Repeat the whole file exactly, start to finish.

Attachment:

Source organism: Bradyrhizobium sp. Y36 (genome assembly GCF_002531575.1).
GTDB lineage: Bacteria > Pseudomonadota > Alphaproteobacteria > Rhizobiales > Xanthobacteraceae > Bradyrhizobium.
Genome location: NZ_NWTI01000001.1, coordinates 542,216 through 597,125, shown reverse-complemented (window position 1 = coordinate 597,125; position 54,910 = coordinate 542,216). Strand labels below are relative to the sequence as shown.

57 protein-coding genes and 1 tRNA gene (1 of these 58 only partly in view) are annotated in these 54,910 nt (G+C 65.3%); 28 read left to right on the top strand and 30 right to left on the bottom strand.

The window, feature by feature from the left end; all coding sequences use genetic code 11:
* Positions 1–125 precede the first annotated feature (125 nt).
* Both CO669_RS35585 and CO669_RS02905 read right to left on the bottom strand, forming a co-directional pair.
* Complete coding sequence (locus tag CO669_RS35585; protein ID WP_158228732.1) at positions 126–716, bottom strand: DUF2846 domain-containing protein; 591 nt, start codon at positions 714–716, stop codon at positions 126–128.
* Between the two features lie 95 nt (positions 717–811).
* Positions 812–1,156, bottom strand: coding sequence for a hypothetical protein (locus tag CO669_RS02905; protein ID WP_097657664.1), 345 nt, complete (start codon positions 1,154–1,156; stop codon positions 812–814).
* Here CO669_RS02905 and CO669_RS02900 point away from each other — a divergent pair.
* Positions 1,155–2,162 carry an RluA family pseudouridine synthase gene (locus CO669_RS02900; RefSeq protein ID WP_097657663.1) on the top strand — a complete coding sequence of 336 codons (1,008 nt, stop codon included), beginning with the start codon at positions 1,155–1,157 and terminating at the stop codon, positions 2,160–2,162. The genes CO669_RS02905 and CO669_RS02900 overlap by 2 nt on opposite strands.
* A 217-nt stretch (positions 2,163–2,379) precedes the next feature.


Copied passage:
Source organism: Bradyrhizobium sp. Y36 (genome assembly GCF_002531575.1).
GTDB lineage: Bacteria > Pseudomonadota > Alphaproteobacteria > Rhizobiales > Xanthobacteraceae > Bradyrhizobium.
Genome location: NZ_NWTI01000001.1, coordinates 542,216 through 597,125, shown reverse-complemented (window position 1 = coordinate 597,125; position 54,910 = coordinate 542,216). Strand labels below are relative to the sequence as shown.

57 protein-coding genes and 1 tRNA gene (1 of these 58 only partly in view) are annotated in these 54,910 nt (G+C 65.3%); 28 read left to right on the top strand and 30 right to left on the bottom strand.

The window, feature by feature from the left end; all coding sequences use genetic code 11:
* Positions 1–125 precede the first annotated feature (125 nt).
* Both CO669_RS35585 and CO669_RS02905 read right to left on the bottom strand, forming a co-directional pair.
* Complete coding sequence (locus tag CO669_RS35585; protein ID WP_158228732.1) at positions 126–716, bottom strand: DUF2846 domain-containing protein; 591 nt, start codon at positions 714–716, stop codon at positions 126–128.
* Between the two features lie 95 nt (positions 717–811).
* Positions 812–1,156, bottom strand: coding sequence for a hypothetical protein (locus tag CO669_RS02905; protein ID WP_097657664.1), 345 nt, complete (start codon positions 1,154–1,156; stop codon positions 812–814).
* Here CO669_RS02905 and CO669_RS02900 point away from each other — a divergent pair.
* Positions 1,155–2,162 carry an RluA family pseudouridine synthase gene (locus CO669_RS02900; RefSeq protein ID WP_097657663.1) on the top strand — a complete coding sequence of 336 codons (1,008 nt, stop codon included), beginning with the start codon at positions 1,155–1,157 and terminating at the stop codon, positions 2,160–2,162. The genes CO669_RS02905 and CO669_RS02900 overlap by 2 nt on opposite strands.
* A 217-nt stretch (positions 2,163–2,379) precedes the next feature.